Michael Hancock hasn't yet taken office as mayor of Denver. That's on tap for later today.
But Hancock's already being pressured by some arts advocates to take another look at the recent merger of the Denver Office of Cultural Affairs and the Division of Theatres & Arenas into Arts & Venues Denver, as reported in the Denver Post yesterday.
The gripes might have more credibility if one of the primary complainers hadn't been passed over for director of program development, the top arts job in the new division. That slot went to Jan Brennan, who was named director of the Office of Cultural Affairs after Erin Trapp became then-mayor John Hickenlooper's deputy chief of staff at the end of last year.
Or if Trapp and Jack Finlaw, the arts-loving former head of the Division of Theatres and Arenas, who was tapped to become Hickenlooper's last chief of staff and kept the post under outgoing Mayor Bill Vidal, hadn't kept an eye out for the arts during the planning process for the restructured division, which was designed as both a cost-savings and efficiency measure.
Or if the system was so much better when the head of the arts commission reported directly to the mayor, as critics suggest -- but that didn't work too well when then-First Lady Wilma Webb had the job.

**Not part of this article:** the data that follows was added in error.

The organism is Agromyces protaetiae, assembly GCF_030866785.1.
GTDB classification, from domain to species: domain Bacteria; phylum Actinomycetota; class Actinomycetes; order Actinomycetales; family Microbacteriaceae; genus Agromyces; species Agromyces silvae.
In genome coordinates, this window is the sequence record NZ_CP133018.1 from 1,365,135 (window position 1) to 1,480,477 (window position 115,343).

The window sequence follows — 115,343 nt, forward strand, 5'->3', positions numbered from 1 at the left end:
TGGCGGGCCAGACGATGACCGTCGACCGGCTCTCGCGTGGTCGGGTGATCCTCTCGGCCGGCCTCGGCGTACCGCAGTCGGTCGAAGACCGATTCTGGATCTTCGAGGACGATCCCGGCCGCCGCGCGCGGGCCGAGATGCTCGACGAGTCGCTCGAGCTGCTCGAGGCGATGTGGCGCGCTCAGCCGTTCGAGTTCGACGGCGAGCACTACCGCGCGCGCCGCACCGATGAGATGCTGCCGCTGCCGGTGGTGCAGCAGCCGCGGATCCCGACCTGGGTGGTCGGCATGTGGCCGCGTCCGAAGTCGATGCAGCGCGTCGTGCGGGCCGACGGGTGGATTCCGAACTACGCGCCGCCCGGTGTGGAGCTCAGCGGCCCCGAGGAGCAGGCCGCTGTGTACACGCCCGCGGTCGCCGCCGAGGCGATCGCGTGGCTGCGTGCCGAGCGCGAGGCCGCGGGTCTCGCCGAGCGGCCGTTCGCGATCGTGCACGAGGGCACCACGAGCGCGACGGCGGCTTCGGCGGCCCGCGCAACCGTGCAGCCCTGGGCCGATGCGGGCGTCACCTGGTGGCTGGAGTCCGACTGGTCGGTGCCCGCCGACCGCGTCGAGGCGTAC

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Or if the arts community had figured out early enough that tonight's Henry Awards, which celebrate local theater, are scheduled at the same time as the mayor's inaugural -- and unlike those awards, the date of the Denver mayor's swearing-in is set by city charter.
As a city councilman, Michael Hancock signed off on the merger that created Arts & Venues Denver. As an arts lover (he's married to a musician), he'll be wary of any attempts to diminish their clout. And as Denver's top booster, he'll have to be: This city's creative class, which has grown over the last few decades (often without benefit of much political support) to become one of the town's primary claims to fame.
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